L.P. Gill LandfillThe carbon offsets you buy support emissions reduction projects in communities across the United States, such as the L.P. Gill Landfill
Project type : Landfill gas capture
Where they are : Jackson, Nebraska
Portfolio Year : 2007, 2008,
Standard : Climate Action Reserve
Verifier : First Environment
About the project :
The L.P. Gill Landfill Gas Recovery Project captures methane gas from the L.P. Gill Landfill and pipes it to a nearby ethanol plant. The methane is destroyed in a thermal oxidizer in the ethanol plant or in a backup flare at the landfill.
The project consists of 42 wells, a blower system, gas cleaning and pressurizing system and a 1.25-mile pipeline to the ethanol plant. L.P. Gill Inc. owns and operates the landfill, as well as a trash and recycling pick-up business that serves parts of Iowa, Nebraska, and South Dakota (Sioux City region). The landfill opened in 1981 and is not expected to close until 2060.
L.P. Gill signed a gas purchase agreement with Siouxland Ethanol in July 2006. As part of the agreement, L.P. Gill provided the capital to develop and build the project, including all infrastructure at the landfill, the pipeline to the ethanol plant, as well as contingent obligation to pay for certain upgrades to the ethanol plant’s equipment to enable it to burn landfill gas.
Once at the ethanol plant the landfill gas is blended with natural gas in thermal oxidizers. The system can handle variable flows from the landfill as production increases with waste in place.
In the community :
L.P. Gill operates a small landfill that is not required by state, federal, or local regulations to capture its methane emissions. The facility improves local air quality, reduces odor in surrounding areas, and leads to reductions in the demand for natural gas that, although not formally credited, serve as an important illustration of successful use of “waste” gas.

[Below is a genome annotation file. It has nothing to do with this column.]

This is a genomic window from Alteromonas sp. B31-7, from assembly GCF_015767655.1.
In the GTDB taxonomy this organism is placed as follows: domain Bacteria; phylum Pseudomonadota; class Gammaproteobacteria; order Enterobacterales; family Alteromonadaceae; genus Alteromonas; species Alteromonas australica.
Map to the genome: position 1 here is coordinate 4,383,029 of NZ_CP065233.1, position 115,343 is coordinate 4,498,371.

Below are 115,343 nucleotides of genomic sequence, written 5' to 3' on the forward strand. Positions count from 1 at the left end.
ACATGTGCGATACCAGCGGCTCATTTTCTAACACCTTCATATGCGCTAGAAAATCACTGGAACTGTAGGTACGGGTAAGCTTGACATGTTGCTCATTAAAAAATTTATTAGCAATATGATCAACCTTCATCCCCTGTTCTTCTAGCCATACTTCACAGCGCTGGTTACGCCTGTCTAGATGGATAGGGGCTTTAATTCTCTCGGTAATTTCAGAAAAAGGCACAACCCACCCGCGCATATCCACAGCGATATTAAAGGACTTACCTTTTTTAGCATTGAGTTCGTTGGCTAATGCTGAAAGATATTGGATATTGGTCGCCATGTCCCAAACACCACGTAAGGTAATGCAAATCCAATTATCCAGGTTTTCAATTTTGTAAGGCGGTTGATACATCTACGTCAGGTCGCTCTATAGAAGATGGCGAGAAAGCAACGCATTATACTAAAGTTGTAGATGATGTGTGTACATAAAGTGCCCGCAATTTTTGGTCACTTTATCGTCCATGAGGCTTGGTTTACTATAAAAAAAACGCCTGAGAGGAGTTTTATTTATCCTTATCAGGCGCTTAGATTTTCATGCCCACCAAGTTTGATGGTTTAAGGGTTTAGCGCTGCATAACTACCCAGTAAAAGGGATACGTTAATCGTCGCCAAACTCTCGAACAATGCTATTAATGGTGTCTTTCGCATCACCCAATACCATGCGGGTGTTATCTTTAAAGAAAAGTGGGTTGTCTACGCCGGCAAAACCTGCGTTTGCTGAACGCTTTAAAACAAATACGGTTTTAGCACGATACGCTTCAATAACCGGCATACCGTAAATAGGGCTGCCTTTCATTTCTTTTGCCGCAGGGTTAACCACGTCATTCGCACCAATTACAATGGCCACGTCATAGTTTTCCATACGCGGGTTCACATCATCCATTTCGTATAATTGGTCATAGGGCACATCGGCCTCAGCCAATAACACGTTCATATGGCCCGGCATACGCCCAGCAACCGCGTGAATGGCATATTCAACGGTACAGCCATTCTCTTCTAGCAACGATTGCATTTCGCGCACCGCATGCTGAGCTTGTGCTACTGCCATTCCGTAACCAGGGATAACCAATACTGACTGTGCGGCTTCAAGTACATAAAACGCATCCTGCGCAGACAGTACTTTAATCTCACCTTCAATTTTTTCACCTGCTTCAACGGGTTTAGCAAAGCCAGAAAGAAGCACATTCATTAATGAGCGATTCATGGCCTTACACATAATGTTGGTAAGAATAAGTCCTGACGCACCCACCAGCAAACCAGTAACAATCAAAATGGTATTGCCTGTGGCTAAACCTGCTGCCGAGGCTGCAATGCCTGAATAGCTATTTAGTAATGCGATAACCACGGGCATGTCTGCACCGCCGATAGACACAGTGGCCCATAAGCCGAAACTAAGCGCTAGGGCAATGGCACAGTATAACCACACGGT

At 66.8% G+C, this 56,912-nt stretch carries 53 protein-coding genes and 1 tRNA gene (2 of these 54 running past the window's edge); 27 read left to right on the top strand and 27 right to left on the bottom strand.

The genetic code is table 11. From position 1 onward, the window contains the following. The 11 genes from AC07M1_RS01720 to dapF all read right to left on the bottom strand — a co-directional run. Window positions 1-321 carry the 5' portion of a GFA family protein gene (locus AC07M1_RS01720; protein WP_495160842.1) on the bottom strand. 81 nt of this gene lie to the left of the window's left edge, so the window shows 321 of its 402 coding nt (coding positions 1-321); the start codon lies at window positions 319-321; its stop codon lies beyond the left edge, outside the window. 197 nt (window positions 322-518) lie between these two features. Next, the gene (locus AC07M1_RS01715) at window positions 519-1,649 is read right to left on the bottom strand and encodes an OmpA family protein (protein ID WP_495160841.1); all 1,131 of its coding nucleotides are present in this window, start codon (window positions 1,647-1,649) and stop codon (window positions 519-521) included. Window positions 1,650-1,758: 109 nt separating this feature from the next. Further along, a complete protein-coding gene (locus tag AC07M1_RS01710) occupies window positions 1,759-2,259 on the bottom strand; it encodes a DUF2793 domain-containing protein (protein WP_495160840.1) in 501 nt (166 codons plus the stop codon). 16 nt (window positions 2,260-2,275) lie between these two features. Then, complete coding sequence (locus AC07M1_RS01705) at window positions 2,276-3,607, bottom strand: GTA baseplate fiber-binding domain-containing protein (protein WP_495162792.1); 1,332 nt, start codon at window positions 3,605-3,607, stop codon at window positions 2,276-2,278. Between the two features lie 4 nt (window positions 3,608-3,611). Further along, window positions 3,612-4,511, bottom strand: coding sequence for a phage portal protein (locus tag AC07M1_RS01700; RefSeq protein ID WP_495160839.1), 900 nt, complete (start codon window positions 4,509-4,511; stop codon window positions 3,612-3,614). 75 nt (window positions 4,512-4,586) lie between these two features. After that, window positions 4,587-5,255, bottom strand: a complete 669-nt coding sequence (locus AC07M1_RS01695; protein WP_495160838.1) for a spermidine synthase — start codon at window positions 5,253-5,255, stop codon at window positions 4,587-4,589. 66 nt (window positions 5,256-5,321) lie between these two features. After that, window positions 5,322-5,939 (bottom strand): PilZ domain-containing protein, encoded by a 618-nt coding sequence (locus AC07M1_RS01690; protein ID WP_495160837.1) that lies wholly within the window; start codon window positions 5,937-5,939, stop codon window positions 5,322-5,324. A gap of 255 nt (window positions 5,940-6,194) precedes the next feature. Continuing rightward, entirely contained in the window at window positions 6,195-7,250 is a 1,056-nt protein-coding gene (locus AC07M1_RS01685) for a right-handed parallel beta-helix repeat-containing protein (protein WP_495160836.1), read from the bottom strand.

The local and nation community has benefitted from L.P. Gill’s very early commitment to establishing carbon credits using rigorous international standards was a laudable forward-looking approach. For these and other reasons, this project is a past winner of the EPA’s Landfill Methane Outreach Program’s “Project of the Year” award.
The community has also benefitted from construction jobs related to the project, creation of two full time jobs at L.P. Gill, and lower and more predictable energy costs at the local ethanol plant.
In an interview, Leonard Gill, founder of L.P. Gill, gave this advice to other independent landfill operators:
“I wouldn’t recommend that other independent landfills do these type of projects without revenues from carbon offsets. After all, even if a project’s energy revenues are disrupted, the carbon revenues can keep the system running.”
We want our projects to stand out as role models. Therefore we look favorably on projects that demonstrate new technologies, or are well-run and well-publicized, or which make it clear that a sensible financial return is possible.
The L.P. Gill landfill has attracted considerable attention in the local press. Highlights include a 25th year celebration and volunteer clean-up day, in addition to coverage of the launch of the landfill gas-to-energy project. In addition, Leonard Gill was awarded the W. Edwards Deming Entrepreneurial Excellence Award by the Chamber of Commerce of Sioux City, IA. L.P. Gill was named Recycler of the Year in 2004 by Keep Nebraska Beautiful and received the Developer of the Year award for Dakota County Nebraska in 1995. Leonard Gill is on the Board of Directors for Briar Cliff University located in Sioux City, IA and Wayne State/Northeast Community College in Nebraska. We’re proud to work with leaders like Leonard and help them demonstrate that smaller landfills can make big environmental improvements and provide energy to local industry.